Fifty-six patients with MS were recruited from June 2009 to February 2010 at the National Cancer Center in Korea. The original English versions of the MSIS-29 scale and the MusiQoL questionnaire were translated into Korean and evaluated for their acceptability, reliability, and validity.
The patients wereaged 36.5±8.6 years (mean±SD; range, 20-56 years). Their score on the Expanded Disability Status Scale was 2.0±1.9 (mean; range, 0-7.5), and their disease duration was 5.2±4.7 years (mean±SD; range, 1-24 years). The Korean versions of the MSIS-29 and MusiQoL questionnaires showed satisfactory psychometric properties, including construct validity (item-internal consistencies of 0.59-0.95 and 0.59-0.92, respectively; item-discriminant validities of 95-100% and 93.8-100%), internal consistency (Cronbach's alpha coefficients of 0.96-0.97 and 0.77-0.96), reliability (intraclass correlation coefficients of 0.78-0.90 and 0.50-0.93), unidimensionality (Loevinger scalability coefficients of 0.70-0.78 and 0.63-0.90), and acceptability. External validity testing indicated the presence of significant correlations between similar aspects of the two questionnaires.
The Korean translated versions of the MSIS-29 and MusiQoL questionnaires demonstrated reliability and validity for measuring HRQoL in Korean patients with MS.
multiple sclerosis; health-related quality of life; MSIS-29; MusiQoL
BACKGROUND AND OBJECTIVES:
The usefulness of the Airway Questionnaire 20 (AQ20) – a short version of the St George’s Respiratory Questionnaire (SGRQ) – to evaluate quality of life (QOL) in asthmatic patients following a hospital admission was assessed.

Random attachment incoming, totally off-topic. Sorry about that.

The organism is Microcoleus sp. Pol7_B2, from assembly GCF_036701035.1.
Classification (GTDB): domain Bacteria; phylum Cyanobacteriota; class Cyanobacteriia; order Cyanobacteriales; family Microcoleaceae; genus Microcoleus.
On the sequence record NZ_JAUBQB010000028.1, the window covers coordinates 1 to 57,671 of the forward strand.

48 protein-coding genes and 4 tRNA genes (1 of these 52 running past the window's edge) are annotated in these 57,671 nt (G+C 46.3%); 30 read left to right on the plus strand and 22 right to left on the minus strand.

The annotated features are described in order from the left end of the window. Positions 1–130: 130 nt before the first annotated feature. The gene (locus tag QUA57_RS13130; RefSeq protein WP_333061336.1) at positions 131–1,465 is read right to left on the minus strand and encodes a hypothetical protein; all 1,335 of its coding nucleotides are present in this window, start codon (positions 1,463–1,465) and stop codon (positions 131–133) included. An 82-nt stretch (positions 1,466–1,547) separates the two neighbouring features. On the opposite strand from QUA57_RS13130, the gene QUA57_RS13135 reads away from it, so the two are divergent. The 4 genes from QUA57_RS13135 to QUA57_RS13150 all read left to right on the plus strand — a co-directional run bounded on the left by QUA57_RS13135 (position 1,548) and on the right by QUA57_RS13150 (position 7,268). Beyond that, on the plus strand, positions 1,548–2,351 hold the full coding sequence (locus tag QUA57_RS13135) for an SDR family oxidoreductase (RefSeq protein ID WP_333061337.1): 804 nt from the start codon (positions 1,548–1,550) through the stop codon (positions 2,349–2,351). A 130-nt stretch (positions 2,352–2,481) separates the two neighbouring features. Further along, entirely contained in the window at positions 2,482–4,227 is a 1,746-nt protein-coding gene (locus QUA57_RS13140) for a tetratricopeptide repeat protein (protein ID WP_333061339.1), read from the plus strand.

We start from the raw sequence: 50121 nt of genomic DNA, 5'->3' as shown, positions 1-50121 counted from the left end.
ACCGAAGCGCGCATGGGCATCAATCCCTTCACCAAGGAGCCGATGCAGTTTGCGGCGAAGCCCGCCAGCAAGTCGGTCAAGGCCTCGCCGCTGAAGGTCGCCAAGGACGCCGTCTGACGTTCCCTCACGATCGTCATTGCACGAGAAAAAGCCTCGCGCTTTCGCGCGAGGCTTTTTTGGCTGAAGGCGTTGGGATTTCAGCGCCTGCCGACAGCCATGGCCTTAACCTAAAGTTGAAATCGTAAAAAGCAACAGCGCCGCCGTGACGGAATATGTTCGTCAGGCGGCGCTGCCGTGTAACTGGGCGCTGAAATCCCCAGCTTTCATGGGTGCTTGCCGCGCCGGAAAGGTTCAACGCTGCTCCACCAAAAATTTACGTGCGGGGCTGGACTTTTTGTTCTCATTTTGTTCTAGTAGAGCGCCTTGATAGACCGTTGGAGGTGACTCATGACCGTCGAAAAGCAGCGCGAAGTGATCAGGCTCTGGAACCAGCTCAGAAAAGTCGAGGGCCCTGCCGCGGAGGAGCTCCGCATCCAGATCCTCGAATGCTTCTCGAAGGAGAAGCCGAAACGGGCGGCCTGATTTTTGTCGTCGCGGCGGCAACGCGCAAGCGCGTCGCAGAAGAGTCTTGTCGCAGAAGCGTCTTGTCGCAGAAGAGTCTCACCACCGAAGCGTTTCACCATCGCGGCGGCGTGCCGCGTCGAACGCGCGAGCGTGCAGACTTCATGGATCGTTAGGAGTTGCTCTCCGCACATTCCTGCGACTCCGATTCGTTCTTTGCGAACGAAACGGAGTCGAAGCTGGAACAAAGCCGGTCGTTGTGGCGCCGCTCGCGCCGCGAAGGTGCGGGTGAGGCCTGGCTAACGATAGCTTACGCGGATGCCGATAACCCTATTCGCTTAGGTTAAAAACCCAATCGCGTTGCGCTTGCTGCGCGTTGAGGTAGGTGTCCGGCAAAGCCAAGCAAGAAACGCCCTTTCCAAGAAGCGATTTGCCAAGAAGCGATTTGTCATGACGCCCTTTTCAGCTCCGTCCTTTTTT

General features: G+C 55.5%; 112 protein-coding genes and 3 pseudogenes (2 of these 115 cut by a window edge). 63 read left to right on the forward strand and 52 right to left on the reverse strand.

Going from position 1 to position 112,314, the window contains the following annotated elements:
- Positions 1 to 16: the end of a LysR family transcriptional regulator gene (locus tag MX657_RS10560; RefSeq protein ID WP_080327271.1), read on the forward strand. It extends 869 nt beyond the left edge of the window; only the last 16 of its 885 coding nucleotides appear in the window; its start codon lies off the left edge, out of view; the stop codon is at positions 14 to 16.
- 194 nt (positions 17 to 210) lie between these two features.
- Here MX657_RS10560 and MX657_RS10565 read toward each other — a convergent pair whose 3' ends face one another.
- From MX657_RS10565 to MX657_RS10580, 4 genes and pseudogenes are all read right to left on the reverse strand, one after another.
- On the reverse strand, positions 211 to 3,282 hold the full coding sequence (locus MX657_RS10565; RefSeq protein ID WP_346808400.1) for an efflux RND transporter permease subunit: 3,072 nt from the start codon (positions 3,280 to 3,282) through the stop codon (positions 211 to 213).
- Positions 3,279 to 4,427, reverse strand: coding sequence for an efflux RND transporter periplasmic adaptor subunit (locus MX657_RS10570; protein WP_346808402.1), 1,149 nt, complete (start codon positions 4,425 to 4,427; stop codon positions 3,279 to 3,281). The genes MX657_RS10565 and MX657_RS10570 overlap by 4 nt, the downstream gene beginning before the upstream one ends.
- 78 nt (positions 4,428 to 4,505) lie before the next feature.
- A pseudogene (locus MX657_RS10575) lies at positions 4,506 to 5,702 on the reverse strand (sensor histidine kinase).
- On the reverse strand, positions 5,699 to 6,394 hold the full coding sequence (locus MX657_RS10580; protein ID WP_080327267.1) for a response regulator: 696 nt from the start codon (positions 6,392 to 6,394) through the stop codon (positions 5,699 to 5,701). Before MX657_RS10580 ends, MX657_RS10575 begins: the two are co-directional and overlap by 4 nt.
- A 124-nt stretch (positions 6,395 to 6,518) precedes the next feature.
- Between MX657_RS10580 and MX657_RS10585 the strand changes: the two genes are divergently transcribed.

At baseline and at six months following the index admission, 135 asthmatic patients were asked to complete the AQ20 and the SGRQ. The patient’s peak flow, number of subsequent asthma exacerbations and number of repeat hospital admissions were also recorded.
The AQ20 scores ranged from 0 to 20, with a high score indicating poor QOL. The AQ20 had good coverage, with no obvious ceiling or floor effects. In multiple regression analysis, all three SGRQ components were important in predicting AQ20 scores (R2 values were 61.9% and 73.1% for baseline and six-month scores, respectively). The AQ20 was closely correlated with the SGRQ, but not redundant when used together. Bias was low when the retest reliability of the AQ20 was evaluated using the Bland-Altman method, but variation was high (−0.64). Patients with subsequent exacerbations (n=52) had higher AQ20 scores at six-month follow-up (P=0.002). In logistic regression, the AQ20 score was closely associated with the incidence of exacerbations (OR 1.15, 95% CI 1.05 to 1.25), with a similar magnitude of association between the AQ20 and the SGRQ. The AQ20 score did not correlate with peak flow at baseline (r=−0.05; P=0.573) or at six months (r=−0.31; P=0.006), and was not responsive to changes in peak flow (r=−0.06; P=0.583).
The AQ20 can be substituted for the more complicated SGRQ in the assessment of QOL in patients following a hospital admission for an asthma exacerbation.
AQ20; Asthma; Peak flow; Quality of life; SGRQ
Exacerbation-associated health-related quality of life (HRQoL) in patients with severe and very severe chronic obstructive pulmonary disease (COPD) is ill-defined. This study describes patterns, HRQoL, and the work productivity impact of COPD-related moderate and SEV exacerbations in patients with SEV/VSEV COPD, focusing on the chronic bronchitis subtype.
Patients and methods
A US sample of SEV and VSEV COPD patients with recent moderate or SEV exacerbation was recruited. Along with the demographic and clinical data collected from medical records, patients reported on exacerbation frequency, health-related quality of life (HRQoL) (using the St George’s Respiratory Questionnaire for COPD [SGRQ-C] and the European Quality of Life-5 Dimensions [EQ-5D]™ index), and work productivity and activity impairment (using the Work Productivity and Activity Impairment Questionnaire – Specific Health Problem [WPAI-SHP]). The HRQoL-related impacts of exacerbation frequency, time since exacerbation, and last exacerbation severity were evaluated via linear regressions.